Jared Johnson: On this program, we discuss a lot of topics that are passionate to you, particularly in the area of content so let’s start off by giving our listeners a chance to know you better. Let’s start with where your company is based.
Ahava Leibtag: Our company is based in Silver Spring, Maryland, which is a suburb of Washington, D.C.
Jared Johnson: Perfect. Well, tell us a little about your background and what you’re doing in your current role.
Ahava Leibtag: Sure. So I majored in English Communications, and then I got a Master’s from Georgetown in Communications. I worked for the Federal Government. I was really interested in the intersection of public policy and communications. I wanted to understand how governments sort of communicate with their constituents.
And then, while I was at the Federal Government, I had a good friend who moved to a hospital and she called me right during the middle of my maternity leave with my second daughter and said, very frantically, “I just had a writer walk out on a job and I need a writer. Can you come freelance?” And I said, “Sure,” and I gave it a shot, and it worked out really well for me. It was just a really good convergence of the things that I care about and that I feel like I was good at, and so built the business from there. We’re about 25 strong now, writers, project managers, content strategists, and then all the operations people you need to keep a company running.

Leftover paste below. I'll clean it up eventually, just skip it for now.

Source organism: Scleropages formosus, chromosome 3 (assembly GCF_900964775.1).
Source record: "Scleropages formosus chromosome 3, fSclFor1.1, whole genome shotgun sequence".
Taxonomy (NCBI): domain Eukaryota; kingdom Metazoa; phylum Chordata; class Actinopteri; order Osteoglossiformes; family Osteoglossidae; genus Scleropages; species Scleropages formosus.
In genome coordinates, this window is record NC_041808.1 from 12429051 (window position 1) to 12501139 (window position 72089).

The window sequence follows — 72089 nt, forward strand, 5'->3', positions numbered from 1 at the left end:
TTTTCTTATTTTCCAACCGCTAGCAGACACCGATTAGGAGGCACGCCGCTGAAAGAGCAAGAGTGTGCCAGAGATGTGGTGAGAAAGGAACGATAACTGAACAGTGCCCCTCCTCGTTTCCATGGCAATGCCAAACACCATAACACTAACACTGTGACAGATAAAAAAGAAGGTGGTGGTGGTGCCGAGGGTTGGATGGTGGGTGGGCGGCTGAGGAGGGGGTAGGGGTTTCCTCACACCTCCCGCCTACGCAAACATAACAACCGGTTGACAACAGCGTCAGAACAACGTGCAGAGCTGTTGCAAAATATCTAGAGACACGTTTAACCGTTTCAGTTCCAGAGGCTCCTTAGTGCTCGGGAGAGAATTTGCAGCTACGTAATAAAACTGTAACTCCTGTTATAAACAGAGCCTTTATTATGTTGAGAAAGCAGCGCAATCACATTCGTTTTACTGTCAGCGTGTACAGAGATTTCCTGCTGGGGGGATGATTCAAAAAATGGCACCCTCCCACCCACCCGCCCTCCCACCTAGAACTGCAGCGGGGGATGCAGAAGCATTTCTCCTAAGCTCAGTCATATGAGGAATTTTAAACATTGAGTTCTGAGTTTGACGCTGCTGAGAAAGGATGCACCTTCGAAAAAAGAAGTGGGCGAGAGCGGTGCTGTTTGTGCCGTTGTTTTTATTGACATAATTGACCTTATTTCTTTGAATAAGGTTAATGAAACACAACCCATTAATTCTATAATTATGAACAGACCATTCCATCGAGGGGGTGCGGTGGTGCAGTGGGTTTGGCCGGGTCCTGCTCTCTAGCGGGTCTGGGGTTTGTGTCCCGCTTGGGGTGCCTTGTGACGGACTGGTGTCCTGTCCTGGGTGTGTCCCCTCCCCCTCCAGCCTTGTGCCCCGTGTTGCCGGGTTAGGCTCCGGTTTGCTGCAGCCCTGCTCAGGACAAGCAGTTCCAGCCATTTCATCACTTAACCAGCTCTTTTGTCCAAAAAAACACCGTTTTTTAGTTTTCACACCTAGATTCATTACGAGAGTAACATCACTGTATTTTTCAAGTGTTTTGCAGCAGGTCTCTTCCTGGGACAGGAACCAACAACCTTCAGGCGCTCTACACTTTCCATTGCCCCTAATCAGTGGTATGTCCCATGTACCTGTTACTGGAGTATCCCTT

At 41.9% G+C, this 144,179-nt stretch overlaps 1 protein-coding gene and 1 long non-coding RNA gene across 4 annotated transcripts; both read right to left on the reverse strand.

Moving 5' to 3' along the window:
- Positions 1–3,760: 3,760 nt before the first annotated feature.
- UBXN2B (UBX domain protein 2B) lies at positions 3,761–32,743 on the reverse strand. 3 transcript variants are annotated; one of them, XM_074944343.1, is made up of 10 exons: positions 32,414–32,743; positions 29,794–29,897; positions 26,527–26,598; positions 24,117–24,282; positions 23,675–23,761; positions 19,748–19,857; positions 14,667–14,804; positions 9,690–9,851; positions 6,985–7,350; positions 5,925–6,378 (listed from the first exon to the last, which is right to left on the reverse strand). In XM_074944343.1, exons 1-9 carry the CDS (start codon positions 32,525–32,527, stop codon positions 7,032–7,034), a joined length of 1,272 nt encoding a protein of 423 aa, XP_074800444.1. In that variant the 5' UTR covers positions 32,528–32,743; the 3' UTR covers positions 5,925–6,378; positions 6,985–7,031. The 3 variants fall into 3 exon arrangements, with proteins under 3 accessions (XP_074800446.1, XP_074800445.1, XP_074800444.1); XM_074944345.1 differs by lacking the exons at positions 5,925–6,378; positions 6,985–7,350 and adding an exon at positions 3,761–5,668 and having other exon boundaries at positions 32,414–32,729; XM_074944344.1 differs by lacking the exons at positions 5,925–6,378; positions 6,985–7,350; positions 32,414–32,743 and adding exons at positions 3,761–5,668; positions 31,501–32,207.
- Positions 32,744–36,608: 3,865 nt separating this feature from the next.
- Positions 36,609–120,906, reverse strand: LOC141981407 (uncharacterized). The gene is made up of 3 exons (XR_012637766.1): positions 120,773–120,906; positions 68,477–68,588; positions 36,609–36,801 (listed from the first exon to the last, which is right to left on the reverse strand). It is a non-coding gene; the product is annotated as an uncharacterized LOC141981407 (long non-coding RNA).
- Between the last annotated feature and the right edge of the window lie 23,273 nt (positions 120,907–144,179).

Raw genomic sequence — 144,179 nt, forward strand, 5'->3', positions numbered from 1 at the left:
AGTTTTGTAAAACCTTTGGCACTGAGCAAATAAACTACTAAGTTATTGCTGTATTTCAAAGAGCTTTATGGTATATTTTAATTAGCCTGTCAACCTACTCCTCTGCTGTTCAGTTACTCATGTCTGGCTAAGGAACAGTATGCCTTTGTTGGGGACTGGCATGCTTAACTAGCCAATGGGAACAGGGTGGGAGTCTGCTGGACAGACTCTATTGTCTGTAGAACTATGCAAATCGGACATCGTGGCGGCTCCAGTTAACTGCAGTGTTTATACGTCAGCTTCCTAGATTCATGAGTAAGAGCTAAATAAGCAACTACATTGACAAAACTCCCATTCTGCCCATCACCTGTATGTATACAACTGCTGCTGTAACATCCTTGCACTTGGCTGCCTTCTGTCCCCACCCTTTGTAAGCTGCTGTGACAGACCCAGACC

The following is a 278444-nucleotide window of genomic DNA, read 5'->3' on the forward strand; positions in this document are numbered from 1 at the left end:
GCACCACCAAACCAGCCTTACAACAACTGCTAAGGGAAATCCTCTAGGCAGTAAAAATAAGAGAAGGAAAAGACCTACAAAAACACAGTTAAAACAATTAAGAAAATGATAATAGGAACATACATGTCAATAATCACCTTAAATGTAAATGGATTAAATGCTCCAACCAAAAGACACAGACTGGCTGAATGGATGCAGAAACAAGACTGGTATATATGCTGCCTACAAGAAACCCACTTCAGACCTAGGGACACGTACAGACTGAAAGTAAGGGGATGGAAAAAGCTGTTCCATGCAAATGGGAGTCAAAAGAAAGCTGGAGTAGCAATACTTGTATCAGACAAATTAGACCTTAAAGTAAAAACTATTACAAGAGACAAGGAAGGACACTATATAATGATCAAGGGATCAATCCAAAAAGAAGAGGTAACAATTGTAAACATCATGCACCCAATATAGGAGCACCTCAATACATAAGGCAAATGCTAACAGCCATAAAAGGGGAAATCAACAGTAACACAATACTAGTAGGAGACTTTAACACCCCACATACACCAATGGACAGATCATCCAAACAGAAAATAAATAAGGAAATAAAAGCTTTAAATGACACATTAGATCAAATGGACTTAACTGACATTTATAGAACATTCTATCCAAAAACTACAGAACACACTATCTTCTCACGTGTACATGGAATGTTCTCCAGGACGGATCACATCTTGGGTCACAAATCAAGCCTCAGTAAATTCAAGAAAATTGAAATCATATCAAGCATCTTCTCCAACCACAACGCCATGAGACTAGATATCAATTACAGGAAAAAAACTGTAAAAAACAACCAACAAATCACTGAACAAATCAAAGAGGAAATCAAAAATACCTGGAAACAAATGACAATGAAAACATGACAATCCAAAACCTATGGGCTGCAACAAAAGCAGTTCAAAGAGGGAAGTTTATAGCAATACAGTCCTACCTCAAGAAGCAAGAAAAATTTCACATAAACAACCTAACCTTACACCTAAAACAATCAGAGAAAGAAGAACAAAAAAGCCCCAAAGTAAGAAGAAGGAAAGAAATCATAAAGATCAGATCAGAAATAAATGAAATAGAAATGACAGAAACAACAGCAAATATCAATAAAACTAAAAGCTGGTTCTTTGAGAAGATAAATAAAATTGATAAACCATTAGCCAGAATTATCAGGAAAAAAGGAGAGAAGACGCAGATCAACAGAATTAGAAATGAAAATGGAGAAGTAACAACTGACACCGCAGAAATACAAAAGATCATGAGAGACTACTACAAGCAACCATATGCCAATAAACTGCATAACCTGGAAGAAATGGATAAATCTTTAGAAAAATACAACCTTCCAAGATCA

Jared Johnson: So that type of growth, I’m sure that means you’ve had some success. Has any success particularly stood out to you, maybe something that has gone really well for you recently?
Ahava Leibtag: Well I don’t want to name specific clients because I don’t think it’s fair to them, but I think that we’re moving more into very large-scale content rewrites. We’ve handled quite a number of them in the last 12 months, where we’re managing hundreds of pages of rewriting content.
I’m very proud of a product I have called the Content Strategy Bootcamp. It’s a two-day workshop. The first day is when you do editorial and brand messaging as a group, and you answer some questions like, “Who are we as a brand? Who are our personas? What are we trying to say in the marketplace? How successful are we at doing that?” and then, sort of working on voice and tone. And then, the second day is a digital writing training, where I work with all the communications people on the front lines of the organization to help them better understand how to communicate more effectively online.